“P is both the last and the first step. With prayer you go back to looking and listening for God at work in your life. Seeking to discover what he wants to teach you. It’s a cycle, and each cycle expands your understanding and deepens your relationship with the Lord.” (p. 246)

The book contains 27 short chapters that follow the fictional case study of Troy, a man beginning to wonder about God, and Nick, his Christian friend. Each chapter ends with personal-application discussion questions and with Scripture passages to consider.

For new Christians or those considering the faith, there’s a helpful section at the beginning called “My Bible” that demystifies the process of looking up Scriptural references and offers suggestions on Bible reading and accessible translations.

Older-in-the-faith Christians will find Nick’s gentle model of teaching an encouragement, and the simple but logical LEAP system is easy not only to share but to apply in our personal devotions.

I found it a helpful book, easy to read and to follow. Troy and Nick are fictional examples illustrating how the LEAP process might play out in real life. It would dilute the focus of the book to bring a fully-featured novel into play with subplots, detailed characterization and the traditional conflict and plot arc. Allowing their journey to follow a straight path makes an easier teaching tool.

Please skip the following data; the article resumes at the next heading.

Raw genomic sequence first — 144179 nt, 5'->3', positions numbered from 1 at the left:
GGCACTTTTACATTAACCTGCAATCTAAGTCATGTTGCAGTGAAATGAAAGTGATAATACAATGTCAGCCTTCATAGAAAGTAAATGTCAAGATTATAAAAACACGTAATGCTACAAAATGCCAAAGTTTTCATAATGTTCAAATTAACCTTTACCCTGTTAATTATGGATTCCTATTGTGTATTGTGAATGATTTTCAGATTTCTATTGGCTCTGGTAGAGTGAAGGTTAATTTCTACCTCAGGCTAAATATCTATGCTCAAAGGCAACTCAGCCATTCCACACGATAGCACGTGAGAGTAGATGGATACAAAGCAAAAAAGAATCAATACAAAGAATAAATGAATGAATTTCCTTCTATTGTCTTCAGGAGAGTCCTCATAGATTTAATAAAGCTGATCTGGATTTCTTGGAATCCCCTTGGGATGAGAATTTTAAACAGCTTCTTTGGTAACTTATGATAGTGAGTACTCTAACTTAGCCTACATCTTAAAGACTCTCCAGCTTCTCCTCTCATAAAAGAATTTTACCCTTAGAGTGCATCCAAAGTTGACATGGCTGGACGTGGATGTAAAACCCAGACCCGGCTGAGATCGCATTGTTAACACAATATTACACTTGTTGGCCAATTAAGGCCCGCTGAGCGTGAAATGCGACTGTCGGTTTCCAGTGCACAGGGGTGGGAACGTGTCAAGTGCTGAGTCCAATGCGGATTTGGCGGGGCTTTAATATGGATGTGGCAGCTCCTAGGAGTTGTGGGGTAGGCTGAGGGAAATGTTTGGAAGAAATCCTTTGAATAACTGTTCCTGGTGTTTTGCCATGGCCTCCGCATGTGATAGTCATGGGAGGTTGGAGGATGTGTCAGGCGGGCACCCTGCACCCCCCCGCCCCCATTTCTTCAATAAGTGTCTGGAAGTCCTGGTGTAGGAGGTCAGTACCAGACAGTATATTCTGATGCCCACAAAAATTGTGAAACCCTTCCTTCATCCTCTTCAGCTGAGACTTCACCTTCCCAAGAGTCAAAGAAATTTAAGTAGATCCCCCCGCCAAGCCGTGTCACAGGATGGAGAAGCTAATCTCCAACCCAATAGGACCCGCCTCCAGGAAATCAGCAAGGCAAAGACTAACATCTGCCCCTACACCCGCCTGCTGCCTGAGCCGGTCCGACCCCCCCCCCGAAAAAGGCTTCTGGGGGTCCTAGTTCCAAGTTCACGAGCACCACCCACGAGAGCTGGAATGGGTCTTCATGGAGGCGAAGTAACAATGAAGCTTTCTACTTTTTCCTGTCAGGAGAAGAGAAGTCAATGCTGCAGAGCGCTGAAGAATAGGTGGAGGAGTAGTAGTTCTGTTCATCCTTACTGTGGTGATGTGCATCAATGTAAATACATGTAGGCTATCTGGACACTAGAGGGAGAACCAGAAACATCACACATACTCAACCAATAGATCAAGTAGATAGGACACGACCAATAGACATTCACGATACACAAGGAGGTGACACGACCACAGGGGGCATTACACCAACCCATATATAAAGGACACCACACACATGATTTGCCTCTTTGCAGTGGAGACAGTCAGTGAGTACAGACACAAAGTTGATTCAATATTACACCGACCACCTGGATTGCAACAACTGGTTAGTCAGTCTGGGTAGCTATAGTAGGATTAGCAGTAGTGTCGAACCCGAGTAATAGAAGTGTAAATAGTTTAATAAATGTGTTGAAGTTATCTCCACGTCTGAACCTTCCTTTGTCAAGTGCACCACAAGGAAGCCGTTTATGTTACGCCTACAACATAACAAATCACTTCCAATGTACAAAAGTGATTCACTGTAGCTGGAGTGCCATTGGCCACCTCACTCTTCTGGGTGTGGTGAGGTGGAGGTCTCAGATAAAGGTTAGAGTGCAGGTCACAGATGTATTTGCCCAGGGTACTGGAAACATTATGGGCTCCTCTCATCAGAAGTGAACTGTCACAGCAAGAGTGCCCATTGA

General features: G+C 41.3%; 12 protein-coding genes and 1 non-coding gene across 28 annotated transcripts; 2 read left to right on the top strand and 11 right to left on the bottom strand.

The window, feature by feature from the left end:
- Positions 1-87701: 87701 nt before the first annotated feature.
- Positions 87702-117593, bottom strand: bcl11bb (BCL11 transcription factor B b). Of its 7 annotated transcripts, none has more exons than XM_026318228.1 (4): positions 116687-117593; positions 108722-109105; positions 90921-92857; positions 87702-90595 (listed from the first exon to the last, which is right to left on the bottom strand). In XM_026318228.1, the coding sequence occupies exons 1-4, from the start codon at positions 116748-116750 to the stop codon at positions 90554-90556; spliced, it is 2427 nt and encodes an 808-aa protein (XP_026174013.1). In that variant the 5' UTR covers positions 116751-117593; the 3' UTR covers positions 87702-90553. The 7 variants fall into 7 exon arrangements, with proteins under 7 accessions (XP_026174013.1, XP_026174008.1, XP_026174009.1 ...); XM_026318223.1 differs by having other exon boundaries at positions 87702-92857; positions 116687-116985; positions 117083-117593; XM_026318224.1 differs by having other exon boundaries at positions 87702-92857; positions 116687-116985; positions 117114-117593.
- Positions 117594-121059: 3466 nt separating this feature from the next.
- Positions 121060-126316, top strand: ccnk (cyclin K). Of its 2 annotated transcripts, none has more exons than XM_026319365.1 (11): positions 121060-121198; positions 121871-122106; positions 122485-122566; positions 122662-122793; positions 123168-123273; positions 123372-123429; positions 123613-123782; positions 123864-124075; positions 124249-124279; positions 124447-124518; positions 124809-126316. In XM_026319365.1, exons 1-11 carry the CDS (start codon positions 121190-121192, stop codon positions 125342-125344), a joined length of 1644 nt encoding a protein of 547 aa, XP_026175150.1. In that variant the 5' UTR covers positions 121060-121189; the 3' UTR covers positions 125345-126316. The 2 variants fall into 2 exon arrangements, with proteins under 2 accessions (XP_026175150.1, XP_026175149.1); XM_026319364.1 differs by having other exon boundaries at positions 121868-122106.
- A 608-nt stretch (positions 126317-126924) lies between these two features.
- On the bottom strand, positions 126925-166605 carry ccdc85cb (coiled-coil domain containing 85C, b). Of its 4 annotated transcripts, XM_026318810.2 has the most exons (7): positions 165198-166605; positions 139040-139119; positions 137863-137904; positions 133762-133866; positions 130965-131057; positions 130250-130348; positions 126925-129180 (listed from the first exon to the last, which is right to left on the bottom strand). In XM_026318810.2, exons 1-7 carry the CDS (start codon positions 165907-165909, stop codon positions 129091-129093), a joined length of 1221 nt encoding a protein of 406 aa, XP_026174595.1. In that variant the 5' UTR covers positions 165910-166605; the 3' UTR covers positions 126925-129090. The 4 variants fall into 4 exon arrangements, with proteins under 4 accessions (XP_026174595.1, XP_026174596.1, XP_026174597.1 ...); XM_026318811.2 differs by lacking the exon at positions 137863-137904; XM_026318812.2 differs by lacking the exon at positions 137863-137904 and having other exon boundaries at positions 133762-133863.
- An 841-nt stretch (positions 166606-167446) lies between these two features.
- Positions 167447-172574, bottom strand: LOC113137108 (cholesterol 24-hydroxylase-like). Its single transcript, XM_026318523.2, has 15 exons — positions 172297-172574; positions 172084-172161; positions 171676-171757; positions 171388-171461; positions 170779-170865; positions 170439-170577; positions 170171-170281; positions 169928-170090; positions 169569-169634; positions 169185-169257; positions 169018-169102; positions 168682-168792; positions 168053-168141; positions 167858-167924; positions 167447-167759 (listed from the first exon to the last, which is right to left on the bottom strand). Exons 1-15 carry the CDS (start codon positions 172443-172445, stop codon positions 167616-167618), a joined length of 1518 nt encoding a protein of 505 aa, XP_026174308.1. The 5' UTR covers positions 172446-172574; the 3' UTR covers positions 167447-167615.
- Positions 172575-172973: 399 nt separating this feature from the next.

The only negative I found in the book was the need for more copyediting. My husband and I bought four Bryler Publications books at the same time, and the three we’ve read to date all had editing/formatting errors (one was missing an entire chapter) so I’m thinking this is a publisher issue.

LEAP for Faith can be used in private study or in a six-week group setting. Additional resources and videos for groups and group leaders are available on the LEAP for Faith website. The first two chapters are available for preview here.

[Review copy from my personal library. Disclosure: the author is a personal friend.]

Review: More Questions than Answers, by Eleanor Shepherd

More Questions than Answers: Sharing Faith by Listening, by Eleanor Shepherd (Resource Publications (a division of Wipf and Stock Publishers, 2010)

No matter  how secure our faith, we all have questions, issues, things we don’t fully understand.

In More Questions than Answers, Eleanor Shepherd reminds us that honesty about these very things is the beginning of a journey that benefits us as well as the friends with whom we walk.

“When walking with our friends, we encourage them to explore faith with us. We admit that our knowledge of faith is incomplete, but it is growing. We want them to join us as together we test our spirituality and meet for ourselves the ultimate truth, Jesus Christ. We call our journey together spiritual accompaniment.” p. xvii

Spiritual accompaniment is unconditional friendship. Our non-Christian friend is not a project to be discarded if she doesn’t come to believe as we do. Nor is our Christian friend to be set aside if he doesn’t grow as fast as we’d like.